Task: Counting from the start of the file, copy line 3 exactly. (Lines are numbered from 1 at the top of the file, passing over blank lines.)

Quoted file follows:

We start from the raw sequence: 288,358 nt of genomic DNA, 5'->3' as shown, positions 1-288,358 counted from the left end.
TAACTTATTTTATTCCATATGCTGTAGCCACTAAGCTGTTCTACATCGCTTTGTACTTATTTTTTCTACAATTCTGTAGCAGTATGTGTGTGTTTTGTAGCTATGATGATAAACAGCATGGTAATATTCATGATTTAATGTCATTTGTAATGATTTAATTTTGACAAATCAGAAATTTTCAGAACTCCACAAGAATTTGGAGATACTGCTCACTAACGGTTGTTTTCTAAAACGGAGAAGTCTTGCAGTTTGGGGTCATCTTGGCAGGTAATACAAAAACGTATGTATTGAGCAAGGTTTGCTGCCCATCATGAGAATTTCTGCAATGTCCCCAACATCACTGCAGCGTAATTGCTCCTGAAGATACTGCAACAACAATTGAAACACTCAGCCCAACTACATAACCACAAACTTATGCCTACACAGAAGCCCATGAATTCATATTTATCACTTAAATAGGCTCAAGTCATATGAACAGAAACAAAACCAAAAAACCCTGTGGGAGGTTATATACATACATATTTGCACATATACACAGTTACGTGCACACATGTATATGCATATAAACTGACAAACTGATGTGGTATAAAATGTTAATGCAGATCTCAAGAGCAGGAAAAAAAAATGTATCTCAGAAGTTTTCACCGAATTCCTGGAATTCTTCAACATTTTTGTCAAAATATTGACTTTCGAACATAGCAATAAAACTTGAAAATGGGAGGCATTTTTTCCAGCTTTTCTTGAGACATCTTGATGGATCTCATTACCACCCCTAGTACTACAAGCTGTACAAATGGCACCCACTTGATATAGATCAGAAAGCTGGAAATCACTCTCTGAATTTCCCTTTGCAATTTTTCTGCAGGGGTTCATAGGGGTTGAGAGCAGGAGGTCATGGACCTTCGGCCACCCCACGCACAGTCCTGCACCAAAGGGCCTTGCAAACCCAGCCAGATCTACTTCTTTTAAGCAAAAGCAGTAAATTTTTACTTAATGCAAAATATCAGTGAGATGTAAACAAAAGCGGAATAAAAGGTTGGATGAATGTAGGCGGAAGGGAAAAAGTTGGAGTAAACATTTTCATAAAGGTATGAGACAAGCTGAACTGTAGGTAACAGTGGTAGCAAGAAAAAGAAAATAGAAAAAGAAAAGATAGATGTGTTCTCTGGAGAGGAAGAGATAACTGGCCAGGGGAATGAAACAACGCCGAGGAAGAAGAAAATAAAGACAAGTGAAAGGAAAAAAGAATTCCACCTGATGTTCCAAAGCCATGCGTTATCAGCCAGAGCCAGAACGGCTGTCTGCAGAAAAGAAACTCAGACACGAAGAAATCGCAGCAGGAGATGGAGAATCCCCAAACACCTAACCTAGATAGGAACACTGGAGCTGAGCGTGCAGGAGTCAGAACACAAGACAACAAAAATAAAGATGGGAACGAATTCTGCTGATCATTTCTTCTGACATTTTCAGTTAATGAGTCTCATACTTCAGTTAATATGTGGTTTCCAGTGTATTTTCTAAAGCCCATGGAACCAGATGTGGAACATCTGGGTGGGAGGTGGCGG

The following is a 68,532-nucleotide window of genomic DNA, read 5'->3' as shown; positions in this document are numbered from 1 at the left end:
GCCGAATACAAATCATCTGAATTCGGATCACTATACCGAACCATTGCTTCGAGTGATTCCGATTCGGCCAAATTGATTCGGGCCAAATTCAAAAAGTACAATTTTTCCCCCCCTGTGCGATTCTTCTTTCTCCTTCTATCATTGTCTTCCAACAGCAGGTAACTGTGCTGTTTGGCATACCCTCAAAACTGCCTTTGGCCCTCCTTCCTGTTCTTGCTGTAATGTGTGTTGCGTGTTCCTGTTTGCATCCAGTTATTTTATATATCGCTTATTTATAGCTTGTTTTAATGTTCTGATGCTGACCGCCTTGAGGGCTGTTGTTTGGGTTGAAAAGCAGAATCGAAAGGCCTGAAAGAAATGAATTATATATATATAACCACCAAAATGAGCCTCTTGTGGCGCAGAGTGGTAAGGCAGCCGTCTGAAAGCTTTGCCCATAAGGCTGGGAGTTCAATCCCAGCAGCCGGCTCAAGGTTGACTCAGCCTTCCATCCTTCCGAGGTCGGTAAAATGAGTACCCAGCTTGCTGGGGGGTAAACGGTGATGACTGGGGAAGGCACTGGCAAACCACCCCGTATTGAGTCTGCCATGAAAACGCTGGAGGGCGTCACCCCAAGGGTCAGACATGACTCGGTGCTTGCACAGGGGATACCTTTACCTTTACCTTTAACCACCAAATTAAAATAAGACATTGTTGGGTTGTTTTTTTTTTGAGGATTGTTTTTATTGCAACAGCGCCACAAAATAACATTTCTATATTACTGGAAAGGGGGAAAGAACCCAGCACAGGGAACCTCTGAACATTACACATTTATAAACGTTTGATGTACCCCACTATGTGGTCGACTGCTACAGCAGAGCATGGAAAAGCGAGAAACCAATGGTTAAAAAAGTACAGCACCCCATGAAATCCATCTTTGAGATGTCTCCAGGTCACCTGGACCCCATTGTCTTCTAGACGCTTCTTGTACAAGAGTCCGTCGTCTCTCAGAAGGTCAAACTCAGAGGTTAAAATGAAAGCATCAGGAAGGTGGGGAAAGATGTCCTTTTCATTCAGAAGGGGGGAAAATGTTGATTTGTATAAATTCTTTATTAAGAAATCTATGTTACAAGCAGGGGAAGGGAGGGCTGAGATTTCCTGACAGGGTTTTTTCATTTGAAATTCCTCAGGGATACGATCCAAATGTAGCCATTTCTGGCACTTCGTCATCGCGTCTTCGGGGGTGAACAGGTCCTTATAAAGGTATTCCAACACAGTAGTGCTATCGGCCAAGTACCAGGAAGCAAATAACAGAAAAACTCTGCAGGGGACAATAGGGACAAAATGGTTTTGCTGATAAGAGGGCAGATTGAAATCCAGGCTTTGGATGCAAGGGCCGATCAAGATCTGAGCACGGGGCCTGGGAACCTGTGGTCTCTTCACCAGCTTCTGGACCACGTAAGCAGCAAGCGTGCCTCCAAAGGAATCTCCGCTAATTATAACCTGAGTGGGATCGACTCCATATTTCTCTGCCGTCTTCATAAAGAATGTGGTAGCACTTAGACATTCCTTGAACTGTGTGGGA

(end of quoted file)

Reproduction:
The following is a 68,532-nucleotide window of genomic DNA, read 5'->3' as shown; positions in this document are numbered from 1 at the left end: